Job: Homicide detective with the Santa Cruz County Sheriff’s Office on the Arizona/Mexico border
The Survivors ClubI live in a rented a house on Harshaw Road. Harshaw Road is a poorly-maintained stretch of asphalt outside Patagonia proper—a mixed population of old houses jammed together on dead-end streets, and small ranchettes.

My place is on a one-acre lot.

On this day, tired from a long day of hunting killers and working on the resulting paperwork, I turn off Harshaw Road onto the property, the Tahoe’s tires rumbling across the cattle guard, and park on the narrow lane that ends next to the house. The place needs paint. It needs a lot of things. But there’s a voluptuous pistachio tree in the front yard–one of two remaining from a long-ago orchard–complete with a tire swing.

That, along with the cheap rent and the great view, is what sold me on the place.

From the deep porch (and the porch swing left by its previous residents) I can watch the neighbor’s horses graze in the field across the way. I like to sit there and watch the day time-lapse away on the hill across the road, the emerald mesquites catching the last rays, the sun torching them DayGlo Green before the shadows finally advance and transform them to the color of ashes.

It is peaceful and quiet here, except when the coyotes start up at dawn. I like hearing them, as long as the cat is inside.

My house: two swings, but no dryer.

The cat isn’t waiting by the door. Sometimes he does and sometimes he doesn’t; he’s his own man. He distrusts me now more than when he first came here, and I can trace that to the trip to the vet’s office the time he was fixed.

I step up on the porch, unlock the door and go inside. As always, my gaze first goes to the display case by the arched window.

It is still in sunlight.

The arched window of my rented house is funny. For one thing, it is enormous. Someone tried to give a regular window an arch, and this one looks like something you’d carve out of a cardboard box.

But the display case holds my attention, as it always does.

I bought the curved-glass and wood display case at a local antique store. It came from a museum and cost me one whole paycheck. But it was worth every penny.

Let me explain.

I was an only child, but my two best friends were twin girls who lived next door. My mother and our neighbors would go on outings together—Beth, Jennifer, and me. Theme parks, movies, malls, McDonald’s. The twins taught me all about “souvenirs.”

To Beth and Jennifer the word “souvenirs” meant getting their Mom to buy them something—usually something kitschy, although I noticed that Jennifer always held out for more expensive swag. Everywhere we went, Beth and Jennifer clamored for souvenirs. I caught on quickly.

Fast-forward to my work as a homicide detective. In my whole career, I’ve only encountered one serial killer. I’m grateful for that. They are the hardest type of killer to find—they know how to fly under the radar. And I got lucky. That’s all it was–luck. What I saw in his house had been expected, but I was not prepared for how it affected me.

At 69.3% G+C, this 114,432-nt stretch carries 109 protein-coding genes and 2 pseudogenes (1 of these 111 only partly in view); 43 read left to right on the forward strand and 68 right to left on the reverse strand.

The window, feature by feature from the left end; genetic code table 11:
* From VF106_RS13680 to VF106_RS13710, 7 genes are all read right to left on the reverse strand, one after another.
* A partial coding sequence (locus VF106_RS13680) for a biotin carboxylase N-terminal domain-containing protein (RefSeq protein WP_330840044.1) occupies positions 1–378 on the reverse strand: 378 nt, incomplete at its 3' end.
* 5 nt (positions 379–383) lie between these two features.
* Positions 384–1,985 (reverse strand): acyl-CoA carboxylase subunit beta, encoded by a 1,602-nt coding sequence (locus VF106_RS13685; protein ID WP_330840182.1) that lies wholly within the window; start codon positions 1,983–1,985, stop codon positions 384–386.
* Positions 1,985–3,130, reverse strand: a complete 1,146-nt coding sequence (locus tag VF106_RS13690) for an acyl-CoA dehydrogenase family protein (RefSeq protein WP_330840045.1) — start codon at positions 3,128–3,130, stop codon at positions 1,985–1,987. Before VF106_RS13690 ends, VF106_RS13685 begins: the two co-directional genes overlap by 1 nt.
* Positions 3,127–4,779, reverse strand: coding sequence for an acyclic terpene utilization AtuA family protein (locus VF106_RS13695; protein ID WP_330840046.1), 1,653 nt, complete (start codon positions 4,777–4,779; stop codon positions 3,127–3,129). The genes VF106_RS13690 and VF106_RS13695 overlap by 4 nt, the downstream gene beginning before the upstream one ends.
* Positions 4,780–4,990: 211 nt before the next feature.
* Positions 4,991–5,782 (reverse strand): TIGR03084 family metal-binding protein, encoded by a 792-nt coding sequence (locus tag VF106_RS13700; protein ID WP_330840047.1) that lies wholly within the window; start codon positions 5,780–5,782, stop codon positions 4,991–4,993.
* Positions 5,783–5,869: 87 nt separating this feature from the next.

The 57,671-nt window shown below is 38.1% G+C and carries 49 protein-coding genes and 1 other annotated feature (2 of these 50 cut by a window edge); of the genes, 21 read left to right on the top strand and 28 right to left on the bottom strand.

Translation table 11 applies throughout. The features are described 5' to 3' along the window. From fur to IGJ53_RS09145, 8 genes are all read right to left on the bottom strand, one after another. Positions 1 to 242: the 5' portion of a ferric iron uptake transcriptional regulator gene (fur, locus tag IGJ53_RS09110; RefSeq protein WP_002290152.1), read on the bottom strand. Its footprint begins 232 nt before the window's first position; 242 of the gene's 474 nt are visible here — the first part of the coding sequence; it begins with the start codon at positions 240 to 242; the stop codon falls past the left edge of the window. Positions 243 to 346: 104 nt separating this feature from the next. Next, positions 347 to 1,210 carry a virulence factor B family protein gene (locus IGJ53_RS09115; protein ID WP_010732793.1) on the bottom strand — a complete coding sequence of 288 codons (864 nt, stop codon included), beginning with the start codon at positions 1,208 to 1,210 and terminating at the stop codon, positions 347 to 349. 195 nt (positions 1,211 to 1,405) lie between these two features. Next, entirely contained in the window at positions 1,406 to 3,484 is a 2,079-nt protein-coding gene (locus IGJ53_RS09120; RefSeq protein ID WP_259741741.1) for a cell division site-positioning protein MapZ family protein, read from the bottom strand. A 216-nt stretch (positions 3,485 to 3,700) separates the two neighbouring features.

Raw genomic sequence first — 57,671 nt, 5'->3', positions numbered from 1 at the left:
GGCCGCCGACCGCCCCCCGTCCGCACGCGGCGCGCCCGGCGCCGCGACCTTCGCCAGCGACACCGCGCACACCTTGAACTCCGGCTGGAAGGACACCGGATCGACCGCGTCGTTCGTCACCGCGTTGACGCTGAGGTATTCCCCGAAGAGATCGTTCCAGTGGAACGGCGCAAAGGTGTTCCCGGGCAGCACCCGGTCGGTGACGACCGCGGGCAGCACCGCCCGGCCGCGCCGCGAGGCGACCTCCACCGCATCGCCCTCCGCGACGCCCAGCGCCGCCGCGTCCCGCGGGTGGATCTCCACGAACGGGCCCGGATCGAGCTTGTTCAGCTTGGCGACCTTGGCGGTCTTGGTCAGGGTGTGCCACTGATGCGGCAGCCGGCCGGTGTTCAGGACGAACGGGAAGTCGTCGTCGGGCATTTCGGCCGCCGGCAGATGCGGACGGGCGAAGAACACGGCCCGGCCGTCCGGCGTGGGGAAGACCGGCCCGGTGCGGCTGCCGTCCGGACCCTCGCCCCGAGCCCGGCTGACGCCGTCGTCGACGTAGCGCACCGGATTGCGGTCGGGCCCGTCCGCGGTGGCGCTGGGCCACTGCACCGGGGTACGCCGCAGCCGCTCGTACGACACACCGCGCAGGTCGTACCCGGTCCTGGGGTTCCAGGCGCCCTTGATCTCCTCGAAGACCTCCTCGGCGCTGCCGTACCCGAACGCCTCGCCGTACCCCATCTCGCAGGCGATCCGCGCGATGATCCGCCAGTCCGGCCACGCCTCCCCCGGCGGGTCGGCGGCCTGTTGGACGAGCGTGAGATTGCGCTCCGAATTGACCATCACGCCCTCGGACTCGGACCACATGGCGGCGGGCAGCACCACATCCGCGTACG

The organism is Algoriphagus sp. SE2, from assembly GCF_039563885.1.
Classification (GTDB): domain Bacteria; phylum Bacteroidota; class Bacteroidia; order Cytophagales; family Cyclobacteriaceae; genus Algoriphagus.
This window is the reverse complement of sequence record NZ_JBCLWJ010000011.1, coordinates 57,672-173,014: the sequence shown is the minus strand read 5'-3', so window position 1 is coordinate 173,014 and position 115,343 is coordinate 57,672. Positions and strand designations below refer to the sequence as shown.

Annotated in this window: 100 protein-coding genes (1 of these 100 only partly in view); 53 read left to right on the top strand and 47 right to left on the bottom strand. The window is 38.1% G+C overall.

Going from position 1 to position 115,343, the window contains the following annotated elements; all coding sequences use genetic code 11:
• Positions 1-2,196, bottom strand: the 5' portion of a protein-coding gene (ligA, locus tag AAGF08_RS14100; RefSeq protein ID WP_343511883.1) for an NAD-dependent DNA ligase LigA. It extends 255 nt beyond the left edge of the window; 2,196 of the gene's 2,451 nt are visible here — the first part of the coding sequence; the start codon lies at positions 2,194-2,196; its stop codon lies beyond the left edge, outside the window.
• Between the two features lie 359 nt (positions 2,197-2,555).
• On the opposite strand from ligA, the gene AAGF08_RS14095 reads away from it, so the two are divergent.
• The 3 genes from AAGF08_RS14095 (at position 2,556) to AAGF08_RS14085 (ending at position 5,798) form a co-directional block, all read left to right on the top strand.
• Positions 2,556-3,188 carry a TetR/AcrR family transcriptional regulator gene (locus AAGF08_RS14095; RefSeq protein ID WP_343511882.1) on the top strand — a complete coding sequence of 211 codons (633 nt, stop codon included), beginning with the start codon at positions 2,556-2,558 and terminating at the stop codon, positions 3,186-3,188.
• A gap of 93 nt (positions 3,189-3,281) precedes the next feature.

The killer kept trophies from the twelve women and girls he’d killed: a hairbrush, a pair of earrings, panties. Even one girl’s asthma inhaler.

The inhaler got to me more than anything else. I could imagine the girl’s fear as he choked her—a girl who knew what it was like to require air and fight for it.

And it was just a trophy for him.

That was when it occurred to me that someone had to mark the scoreboard for the good guys. And that someone might as well be me.

Every time I close a case, every time a bad guy’s put away, I pick out a souvenir that had meaning to the victim. Not the killer. The victim. To remember the dead. Not as victims, but for the people they were.

My “souvenirs” are distributed across three shelves. Placed before each of them is a card, neatly labeled. Right now there are six victims and six symbols of what had meaning for them: a baby’s rattle; a rodeo buckle; a bottle of Juicy Couture perfume, a bottle of CK One cologne; a “Genesis” CD, and a healing crystal from The Desert Oasis Healing Center.

My gaze lingers on the healing crystal, glinting in the sun coming in through the cardboard cut-out window.

Plenty of bad things had happened at The Desert Oasis Healing Center.

But one good thing had come of it.

The love of my life: Max Conroy.

You can read more about Tess in THE SURVIVORS CLUB.

Meet the author
Hailed by bestselling author T. Jefferson Parker as “a strong new voice in American crime fiction,” J. Carson Black has written fourteen novels. Her thriller, The Shop, reached #1 on the Kindle Bestseller list, and her crime thriller series featuring homicide detective Laura Cardinal became a New York Times and USA Today bestseller. Although Black earned a master’s degree in operatic voice, she was inspired to write a horror novel after reading The Shining. She lives in Tucson, Arizona.

Vist J. Carson at her website, on Twitter and on Facebook.

Books are available at online booksellers.

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